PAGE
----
On Jun 7, 2009, at 2:50 AM, F. Senault wrote:

> Le 7 juin 2009 04:31, James Gray a ˝─rit :
>
>> On Jun 6, 2009, at 8:35 PM, Eric Hodel wrote:
>
>>> Leaving the NNTP Received headers in will help us trace spam to its
>>> origin.
>
> Heh.  I answered to that in a previous message... which wasn't  
> accepted
> by the mailing-list software and correctly propagated...
>
> So, I said that there's a path header instead, and a bunch of relevant
> headers, notably for the web-news gateways (i.e. google groups) ;  
> here's
> a sample of the headers usenet-side for one of the last spams :
>
> (I'll try pastie instead of pasting the raw headers...)
>
> http://www.pastie.org/503343
>
> I just broke down the long headers ; the path is always on one (longine.

Thanks for the suggestions.

>> Fred, do you happen to know if I could legally do that?  Are they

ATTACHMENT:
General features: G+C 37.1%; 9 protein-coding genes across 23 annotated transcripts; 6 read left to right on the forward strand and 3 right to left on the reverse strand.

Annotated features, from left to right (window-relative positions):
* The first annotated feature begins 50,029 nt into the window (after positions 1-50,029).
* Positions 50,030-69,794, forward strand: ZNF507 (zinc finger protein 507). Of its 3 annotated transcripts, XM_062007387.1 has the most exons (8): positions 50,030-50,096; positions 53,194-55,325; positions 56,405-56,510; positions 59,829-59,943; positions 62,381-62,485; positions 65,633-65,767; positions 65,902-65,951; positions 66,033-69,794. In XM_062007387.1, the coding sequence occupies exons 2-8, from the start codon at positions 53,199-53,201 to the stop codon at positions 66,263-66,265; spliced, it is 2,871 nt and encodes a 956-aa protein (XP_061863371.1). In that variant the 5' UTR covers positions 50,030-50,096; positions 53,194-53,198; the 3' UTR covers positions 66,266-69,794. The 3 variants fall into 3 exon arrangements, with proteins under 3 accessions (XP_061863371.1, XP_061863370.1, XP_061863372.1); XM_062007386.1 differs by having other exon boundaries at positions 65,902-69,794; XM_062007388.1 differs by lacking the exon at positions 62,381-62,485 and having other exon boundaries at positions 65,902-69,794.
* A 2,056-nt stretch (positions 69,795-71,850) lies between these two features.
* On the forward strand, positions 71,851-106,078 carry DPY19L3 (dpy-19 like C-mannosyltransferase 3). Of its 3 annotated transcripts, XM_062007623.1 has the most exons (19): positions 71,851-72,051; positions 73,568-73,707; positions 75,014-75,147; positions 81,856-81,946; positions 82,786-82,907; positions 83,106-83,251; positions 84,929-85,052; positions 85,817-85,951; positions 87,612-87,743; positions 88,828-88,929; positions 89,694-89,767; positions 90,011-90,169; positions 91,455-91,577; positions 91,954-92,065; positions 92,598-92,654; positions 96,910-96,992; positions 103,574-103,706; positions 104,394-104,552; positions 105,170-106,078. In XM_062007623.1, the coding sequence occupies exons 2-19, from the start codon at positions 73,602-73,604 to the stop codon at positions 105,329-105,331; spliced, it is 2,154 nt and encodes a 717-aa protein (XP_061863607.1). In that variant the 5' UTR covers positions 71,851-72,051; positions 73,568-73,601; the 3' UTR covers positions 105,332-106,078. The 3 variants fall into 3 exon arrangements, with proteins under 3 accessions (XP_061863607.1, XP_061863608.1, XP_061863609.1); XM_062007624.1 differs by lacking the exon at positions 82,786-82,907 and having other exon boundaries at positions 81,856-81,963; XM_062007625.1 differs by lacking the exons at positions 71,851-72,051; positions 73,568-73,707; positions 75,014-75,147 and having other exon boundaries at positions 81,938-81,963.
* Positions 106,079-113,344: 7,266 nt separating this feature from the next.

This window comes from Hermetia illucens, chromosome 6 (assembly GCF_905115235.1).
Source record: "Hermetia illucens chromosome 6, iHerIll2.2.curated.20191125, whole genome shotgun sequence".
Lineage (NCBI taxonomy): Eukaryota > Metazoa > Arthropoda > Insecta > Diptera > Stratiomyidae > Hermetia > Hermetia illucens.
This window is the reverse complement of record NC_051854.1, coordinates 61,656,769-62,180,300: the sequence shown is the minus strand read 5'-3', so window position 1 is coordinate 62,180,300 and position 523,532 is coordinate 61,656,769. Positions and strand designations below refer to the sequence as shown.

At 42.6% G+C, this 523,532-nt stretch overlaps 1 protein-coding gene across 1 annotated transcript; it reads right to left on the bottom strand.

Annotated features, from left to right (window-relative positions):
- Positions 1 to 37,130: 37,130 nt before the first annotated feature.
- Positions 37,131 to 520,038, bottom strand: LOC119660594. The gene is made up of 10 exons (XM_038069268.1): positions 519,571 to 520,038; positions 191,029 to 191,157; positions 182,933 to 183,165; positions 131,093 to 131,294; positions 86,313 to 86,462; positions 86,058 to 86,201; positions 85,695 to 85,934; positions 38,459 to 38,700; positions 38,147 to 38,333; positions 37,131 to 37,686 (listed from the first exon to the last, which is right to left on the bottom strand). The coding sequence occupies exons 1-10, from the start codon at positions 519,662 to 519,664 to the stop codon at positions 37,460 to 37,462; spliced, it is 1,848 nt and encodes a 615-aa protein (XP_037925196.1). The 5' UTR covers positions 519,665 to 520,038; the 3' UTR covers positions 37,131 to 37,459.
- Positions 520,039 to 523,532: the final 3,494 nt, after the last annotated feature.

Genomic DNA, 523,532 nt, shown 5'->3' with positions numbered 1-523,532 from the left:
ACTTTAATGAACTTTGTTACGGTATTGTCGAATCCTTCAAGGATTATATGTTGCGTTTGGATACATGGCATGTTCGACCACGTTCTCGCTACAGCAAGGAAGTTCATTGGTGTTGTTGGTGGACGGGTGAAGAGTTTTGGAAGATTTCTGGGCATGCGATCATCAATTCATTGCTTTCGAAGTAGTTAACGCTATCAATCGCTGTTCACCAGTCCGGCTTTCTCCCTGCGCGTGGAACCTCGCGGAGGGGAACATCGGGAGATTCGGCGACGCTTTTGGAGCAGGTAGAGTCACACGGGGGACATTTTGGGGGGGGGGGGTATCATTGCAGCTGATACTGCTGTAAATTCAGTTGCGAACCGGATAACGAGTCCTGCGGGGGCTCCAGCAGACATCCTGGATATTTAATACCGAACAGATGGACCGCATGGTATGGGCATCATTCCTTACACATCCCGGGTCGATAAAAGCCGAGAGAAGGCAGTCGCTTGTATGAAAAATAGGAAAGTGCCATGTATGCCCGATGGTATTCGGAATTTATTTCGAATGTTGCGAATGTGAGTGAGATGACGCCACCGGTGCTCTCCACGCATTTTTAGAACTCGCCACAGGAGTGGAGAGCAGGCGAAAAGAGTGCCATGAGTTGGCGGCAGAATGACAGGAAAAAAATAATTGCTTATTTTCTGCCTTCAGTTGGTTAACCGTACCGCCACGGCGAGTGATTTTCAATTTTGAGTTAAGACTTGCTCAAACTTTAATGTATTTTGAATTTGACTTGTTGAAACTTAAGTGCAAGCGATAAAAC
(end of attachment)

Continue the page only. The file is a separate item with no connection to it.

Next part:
>> speced the same?  I will look when I have a less crazy day, but was
>> just curious if you would know.
>
> The question is moot : you don't have the same headers on one side or
> the other, meaning you could put the path in the mail messages and the
> received's in the usenet messages (which wouldn't be the worse idea,
> IMHO).

OK, I can do that.

I need to rewrite the news_to_mail.rb side of the gateway first  
though.  I've converted the mail_to_news.rb code to be tmail based  
which makes it super easy to do stuff like move over a bunch of  
headers.  However, the news_to_mail.rb side is still the old Regexp  
based code I inherited.  If I update it first, this will be a lot  
easier.

So, request received.  It's a little work though and my summer is  
pretty insanely busy.  Please be patient with me if it takes me a bit  o get to it.

Thanks for all the suggestion everyone.

James Edward Gray II